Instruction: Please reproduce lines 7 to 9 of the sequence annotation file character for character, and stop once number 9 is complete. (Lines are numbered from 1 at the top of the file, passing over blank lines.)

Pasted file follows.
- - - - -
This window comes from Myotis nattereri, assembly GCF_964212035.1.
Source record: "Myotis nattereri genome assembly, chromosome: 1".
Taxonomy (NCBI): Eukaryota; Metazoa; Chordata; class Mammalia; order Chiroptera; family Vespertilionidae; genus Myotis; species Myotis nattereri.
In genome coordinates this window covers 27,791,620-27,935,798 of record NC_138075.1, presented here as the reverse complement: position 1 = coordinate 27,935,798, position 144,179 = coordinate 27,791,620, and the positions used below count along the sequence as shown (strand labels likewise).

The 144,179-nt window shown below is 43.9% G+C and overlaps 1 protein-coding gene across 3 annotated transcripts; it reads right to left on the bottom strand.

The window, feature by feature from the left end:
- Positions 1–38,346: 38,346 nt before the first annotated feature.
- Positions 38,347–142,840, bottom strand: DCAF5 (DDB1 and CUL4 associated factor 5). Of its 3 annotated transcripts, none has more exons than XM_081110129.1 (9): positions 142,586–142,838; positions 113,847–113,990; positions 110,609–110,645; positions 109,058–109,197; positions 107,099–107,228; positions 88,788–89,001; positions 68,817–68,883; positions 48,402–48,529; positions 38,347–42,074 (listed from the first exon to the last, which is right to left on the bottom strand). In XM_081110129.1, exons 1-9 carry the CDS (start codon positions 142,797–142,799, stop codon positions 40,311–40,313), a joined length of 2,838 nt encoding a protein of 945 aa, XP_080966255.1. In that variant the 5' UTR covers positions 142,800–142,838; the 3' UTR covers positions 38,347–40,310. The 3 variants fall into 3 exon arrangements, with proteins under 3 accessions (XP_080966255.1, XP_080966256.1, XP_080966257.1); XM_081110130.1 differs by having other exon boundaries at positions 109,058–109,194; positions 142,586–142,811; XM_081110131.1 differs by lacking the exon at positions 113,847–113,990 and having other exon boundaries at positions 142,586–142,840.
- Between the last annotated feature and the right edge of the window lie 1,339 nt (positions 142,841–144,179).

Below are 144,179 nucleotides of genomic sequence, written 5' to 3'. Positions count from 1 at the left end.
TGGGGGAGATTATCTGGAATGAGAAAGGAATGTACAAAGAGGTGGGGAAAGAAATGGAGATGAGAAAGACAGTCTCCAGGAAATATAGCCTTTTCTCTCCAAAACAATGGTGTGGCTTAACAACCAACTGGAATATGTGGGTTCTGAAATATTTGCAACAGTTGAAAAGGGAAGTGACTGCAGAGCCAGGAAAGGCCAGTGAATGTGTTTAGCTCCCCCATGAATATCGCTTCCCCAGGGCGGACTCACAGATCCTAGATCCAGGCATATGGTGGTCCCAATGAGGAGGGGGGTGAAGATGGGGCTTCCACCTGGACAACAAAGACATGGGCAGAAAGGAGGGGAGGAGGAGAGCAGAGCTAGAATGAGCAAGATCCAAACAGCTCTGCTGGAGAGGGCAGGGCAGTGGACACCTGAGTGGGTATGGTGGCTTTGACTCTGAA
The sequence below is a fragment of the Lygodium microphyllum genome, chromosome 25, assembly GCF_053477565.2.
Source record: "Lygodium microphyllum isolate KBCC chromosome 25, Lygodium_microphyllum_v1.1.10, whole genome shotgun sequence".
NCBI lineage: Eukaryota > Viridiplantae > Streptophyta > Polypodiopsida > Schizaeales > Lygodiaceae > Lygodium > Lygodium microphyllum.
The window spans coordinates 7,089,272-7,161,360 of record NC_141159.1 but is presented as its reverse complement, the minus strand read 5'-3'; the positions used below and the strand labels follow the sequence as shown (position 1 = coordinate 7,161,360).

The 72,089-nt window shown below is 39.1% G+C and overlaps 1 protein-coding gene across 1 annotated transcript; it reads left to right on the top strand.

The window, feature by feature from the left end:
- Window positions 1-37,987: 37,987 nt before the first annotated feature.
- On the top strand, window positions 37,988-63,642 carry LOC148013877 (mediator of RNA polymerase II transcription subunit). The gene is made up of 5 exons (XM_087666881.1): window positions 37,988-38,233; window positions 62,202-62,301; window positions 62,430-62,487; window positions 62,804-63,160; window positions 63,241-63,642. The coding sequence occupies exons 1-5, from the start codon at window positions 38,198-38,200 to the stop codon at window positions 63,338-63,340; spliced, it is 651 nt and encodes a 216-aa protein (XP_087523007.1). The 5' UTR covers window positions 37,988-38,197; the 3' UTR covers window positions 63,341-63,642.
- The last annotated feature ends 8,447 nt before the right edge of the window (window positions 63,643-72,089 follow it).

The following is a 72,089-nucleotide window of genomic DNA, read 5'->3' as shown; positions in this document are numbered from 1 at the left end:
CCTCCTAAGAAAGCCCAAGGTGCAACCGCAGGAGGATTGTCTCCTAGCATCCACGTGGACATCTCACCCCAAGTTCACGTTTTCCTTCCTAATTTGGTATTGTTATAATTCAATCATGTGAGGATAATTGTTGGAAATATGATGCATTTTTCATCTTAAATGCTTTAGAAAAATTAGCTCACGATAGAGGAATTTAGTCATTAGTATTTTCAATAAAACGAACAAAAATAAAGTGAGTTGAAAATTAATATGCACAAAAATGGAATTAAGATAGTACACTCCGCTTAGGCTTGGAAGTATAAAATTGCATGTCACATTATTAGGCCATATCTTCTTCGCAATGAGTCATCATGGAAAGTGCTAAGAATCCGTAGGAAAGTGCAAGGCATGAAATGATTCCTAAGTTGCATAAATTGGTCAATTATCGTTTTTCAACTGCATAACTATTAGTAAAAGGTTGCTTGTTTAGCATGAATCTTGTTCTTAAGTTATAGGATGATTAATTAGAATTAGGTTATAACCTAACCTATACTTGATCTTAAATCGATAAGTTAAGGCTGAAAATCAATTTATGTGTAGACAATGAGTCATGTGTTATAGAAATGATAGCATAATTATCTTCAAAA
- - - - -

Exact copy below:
- Positions 1–38,346: 38,346 nt before the first annotated feature.
- Positions 38,347–142,840, bottom strand: DCAF5 (DDB1 and CUL4 associated factor 5). Of its 3 annotated transcripts, none has more exons than XM_081110129.1 (9): positions 142,586–142,838; positions 113,847–113,990; positions 110,609–110,645; positions 109,058–109,197; positions 107,099–107,228; positions 88,788–89,001; positions 68,817–68,883; positions 48,402–48,529; positions 38,347–42,074 (listed from the first exon to the last, which is right to left on the bottom strand). In XM_081110129.1, exons 1-9 carry the CDS (start codon positions 142,797–142,799, stop codon positions 40,311–40,313), a joined length of 2,838 nt encoding a protein of 945 aa, XP_080966255.1. In that variant the 5' UTR covers positions 142,800–142,838; the 3' UTR covers positions 38,347–40,310. The 3 variants fall into 3 exon arrangements, with proteins under 3 accessions (XP_080966255.1, XP_080966256.1, XP_080966257.1); XM_081110130.1 differs by having other exon boundaries at positions 109,058–109,194; positions 142,586–142,811; XM_081110131.1 differs by lacking the exon at positions 113,847–113,990 and having other exon boundaries at positions 142,586–142,840.
- Between the last annotated feature and the right edge of the window lie 1,339 nt (positions 142,841–144,179).